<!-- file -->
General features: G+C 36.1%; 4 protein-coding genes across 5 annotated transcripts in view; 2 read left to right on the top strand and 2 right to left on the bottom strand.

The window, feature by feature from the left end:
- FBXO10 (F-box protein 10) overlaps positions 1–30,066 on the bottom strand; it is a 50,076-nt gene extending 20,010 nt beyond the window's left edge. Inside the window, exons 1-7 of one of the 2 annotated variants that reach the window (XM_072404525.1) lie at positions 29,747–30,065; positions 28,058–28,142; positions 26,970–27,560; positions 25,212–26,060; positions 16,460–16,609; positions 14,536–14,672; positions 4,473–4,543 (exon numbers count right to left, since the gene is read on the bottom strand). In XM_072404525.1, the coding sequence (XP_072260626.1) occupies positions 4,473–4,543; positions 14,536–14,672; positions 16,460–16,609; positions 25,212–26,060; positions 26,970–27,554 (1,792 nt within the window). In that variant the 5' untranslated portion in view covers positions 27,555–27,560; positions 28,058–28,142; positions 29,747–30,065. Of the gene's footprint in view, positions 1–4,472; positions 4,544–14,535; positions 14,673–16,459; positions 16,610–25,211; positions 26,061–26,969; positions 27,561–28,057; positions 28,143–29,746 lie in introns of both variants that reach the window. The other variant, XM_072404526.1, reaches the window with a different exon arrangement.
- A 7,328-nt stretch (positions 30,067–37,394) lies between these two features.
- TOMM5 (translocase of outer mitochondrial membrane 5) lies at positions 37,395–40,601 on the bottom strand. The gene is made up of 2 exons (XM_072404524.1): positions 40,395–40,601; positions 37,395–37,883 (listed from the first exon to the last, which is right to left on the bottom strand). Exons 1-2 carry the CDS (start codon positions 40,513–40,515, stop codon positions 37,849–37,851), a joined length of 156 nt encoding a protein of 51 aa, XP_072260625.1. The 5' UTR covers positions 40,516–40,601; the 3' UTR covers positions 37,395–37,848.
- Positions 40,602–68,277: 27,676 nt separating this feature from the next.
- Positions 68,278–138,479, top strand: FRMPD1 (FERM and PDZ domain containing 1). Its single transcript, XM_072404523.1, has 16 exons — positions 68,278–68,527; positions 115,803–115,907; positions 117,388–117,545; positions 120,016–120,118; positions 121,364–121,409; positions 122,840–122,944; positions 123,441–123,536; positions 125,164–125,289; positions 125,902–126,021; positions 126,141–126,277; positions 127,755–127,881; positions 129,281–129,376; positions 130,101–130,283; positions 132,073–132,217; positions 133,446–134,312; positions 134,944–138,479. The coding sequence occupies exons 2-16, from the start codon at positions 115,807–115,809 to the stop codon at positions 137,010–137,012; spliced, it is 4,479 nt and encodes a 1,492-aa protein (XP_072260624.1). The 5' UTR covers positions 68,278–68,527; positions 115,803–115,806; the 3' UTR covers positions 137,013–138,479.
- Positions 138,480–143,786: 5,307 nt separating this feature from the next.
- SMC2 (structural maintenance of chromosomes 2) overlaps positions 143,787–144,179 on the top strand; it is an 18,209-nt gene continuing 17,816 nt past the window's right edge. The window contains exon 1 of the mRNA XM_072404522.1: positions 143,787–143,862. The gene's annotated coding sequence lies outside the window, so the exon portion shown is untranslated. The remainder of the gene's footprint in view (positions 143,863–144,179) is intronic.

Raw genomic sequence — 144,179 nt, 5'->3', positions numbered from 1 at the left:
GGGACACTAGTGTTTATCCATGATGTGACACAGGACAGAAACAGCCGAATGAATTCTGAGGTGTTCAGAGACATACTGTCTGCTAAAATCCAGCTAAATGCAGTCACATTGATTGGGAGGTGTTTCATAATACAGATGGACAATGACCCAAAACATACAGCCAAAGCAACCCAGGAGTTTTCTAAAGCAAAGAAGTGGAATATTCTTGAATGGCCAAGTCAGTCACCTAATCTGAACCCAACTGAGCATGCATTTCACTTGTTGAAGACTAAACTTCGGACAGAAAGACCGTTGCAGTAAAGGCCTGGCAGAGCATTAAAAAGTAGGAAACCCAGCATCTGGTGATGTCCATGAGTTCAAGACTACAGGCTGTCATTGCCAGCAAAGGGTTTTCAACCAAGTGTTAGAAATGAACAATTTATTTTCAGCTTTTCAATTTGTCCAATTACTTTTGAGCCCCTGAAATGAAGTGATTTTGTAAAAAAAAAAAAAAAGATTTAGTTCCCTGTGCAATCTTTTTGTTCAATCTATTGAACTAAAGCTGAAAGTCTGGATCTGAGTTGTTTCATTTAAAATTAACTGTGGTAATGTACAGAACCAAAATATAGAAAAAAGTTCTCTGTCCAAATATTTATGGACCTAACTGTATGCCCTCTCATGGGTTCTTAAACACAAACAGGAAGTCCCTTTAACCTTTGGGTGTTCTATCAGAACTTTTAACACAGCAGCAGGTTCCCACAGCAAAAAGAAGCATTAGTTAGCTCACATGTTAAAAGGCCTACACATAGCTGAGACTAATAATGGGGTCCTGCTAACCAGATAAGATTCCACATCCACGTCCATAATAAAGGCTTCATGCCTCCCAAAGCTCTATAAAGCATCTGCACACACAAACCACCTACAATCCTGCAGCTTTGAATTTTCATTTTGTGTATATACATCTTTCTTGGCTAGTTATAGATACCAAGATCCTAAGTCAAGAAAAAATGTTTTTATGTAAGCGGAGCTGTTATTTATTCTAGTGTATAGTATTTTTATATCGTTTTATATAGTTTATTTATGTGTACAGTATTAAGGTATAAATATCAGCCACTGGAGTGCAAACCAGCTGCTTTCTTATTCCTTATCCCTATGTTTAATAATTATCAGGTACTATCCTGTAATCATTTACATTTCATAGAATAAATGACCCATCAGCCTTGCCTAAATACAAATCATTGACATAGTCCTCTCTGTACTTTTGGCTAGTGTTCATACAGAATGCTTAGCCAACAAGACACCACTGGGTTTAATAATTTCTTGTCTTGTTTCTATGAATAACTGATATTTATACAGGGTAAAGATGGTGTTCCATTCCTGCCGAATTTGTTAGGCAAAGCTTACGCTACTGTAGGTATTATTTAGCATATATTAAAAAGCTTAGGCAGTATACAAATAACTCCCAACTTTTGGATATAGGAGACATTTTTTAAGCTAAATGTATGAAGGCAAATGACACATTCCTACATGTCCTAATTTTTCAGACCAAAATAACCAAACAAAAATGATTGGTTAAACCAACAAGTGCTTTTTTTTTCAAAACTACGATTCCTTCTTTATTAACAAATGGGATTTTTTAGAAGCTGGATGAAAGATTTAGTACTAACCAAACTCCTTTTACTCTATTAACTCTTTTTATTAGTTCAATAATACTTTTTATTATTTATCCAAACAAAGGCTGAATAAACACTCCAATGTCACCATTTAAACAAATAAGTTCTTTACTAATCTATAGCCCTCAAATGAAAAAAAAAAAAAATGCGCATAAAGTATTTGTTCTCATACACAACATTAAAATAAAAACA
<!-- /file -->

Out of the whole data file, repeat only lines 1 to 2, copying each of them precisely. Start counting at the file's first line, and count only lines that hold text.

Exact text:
General features: G+C 36.1%; 4 protein-coding genes across 5 annotated transcripts in view; 2 read left to right on the top strand and 2 right to left on the bottom strand.

The window, feature by feature from the left end: